Nordstrom’s move to Country Club Plaza was a big deal. What happens if it falls through? | KCUR 89.3
Country Club Plaza, Kansas City’s historic shopping district, saw nearly a dozen business closures in the past year. And recent speculation that national retailer Nordstrom is now reconsider his proposed move at a 122,000 square foot location on the west side of the Plaza, businesses in the area are wondering who might replace it and when.
Nordström was foreseen to reclaim space on Jefferson Street between 47th and 48th Streets, after announcing in 2018 that it would move from its current location at Oak Park Mall. Initial plans called for Nordstrom to open in the Plaza in 2021, but complications from COVID-19 delayed those plans until 2023, according to a company spokesperson.
Ella Prater, who works at Paper Source on 48th Street adjacent to the space, said the name recognition of a national chain would help attract customers to other small businesses.
Theresa Ng, co-owner of Bo Lings, which sits just across the empty lot, said recent changes to the Plaza have forced her staff to adapt.
“It’s been so, so many changes and, it’s been like that for a few years now, so we kind of got used to it,” Ng said. “But, you know, we understand it’s a process of building things.”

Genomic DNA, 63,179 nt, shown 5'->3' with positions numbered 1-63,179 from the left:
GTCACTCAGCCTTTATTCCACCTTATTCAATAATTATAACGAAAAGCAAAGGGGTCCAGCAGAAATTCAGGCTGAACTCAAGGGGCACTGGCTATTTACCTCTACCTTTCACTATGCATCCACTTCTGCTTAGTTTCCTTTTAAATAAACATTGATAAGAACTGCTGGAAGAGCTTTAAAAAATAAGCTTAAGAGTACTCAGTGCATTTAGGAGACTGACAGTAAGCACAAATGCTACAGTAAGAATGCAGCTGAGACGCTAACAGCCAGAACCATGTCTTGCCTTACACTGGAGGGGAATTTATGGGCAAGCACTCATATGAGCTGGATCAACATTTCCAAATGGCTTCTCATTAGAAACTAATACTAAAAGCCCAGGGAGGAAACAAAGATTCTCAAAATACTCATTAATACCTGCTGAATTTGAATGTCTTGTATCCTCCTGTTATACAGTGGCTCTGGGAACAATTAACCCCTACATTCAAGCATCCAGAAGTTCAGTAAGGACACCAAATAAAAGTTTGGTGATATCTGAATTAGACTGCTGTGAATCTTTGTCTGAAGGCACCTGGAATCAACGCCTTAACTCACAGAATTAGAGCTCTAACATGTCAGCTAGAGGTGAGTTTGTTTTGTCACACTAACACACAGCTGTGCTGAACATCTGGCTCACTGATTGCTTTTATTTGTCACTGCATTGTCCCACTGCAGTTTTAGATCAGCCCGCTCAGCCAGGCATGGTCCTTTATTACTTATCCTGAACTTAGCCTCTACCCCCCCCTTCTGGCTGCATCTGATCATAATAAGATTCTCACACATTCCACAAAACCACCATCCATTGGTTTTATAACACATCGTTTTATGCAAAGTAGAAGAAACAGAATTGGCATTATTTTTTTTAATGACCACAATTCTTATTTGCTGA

Plaza officials declined to comment and referred inquiries to Nordstrom headquarters. Nordstrom did not respond to requests for comment.
Tanisha Matches, owner of Matches Boutique on the Plaza, said she was aware of Nordstrom’s plans to move to the Plaza when it opens in 2020, but was not concerned the national chain would affect the business of his location.
“The Plaza has been the Plaza without Nordstrom,” Matches said. “So I don’t see how that would make or break businesses here.”
Tyler Enders, co-owner of Made in Kansas City, said it also didn’t affect his decision to stay in the Plaza.
“We think it’s better for The Plaza if Nordstrom goes there,” says Enders, “but if that doesn’t happen, there’s also an opportunity for something unique and special to be found in this space. .”
Regardless of what Nordstrom decides, local businesses agree that they want to see more Kansas City establishments in the future of the shopping district. Of the 126 shops and businesses currently in the Plaza, only 35 are locally owned.
Caden Shiner, barista at Messenger, said more local representation was needed to maintain the neighborhood’s authenticity.
“I feel like they should definitely try to keep the vibe of the Plaza, no matter what businesses come and go,” Shiner said. “But definitely to try to keep it more local versus more channels coming in.”
Recently, Flatland reported that Dillard’s, a national clothing retailer, appears to be in talks to take over the Nordstrom space, but Plaza owners Taubman Centers and Macerich have not confirmed those rumors.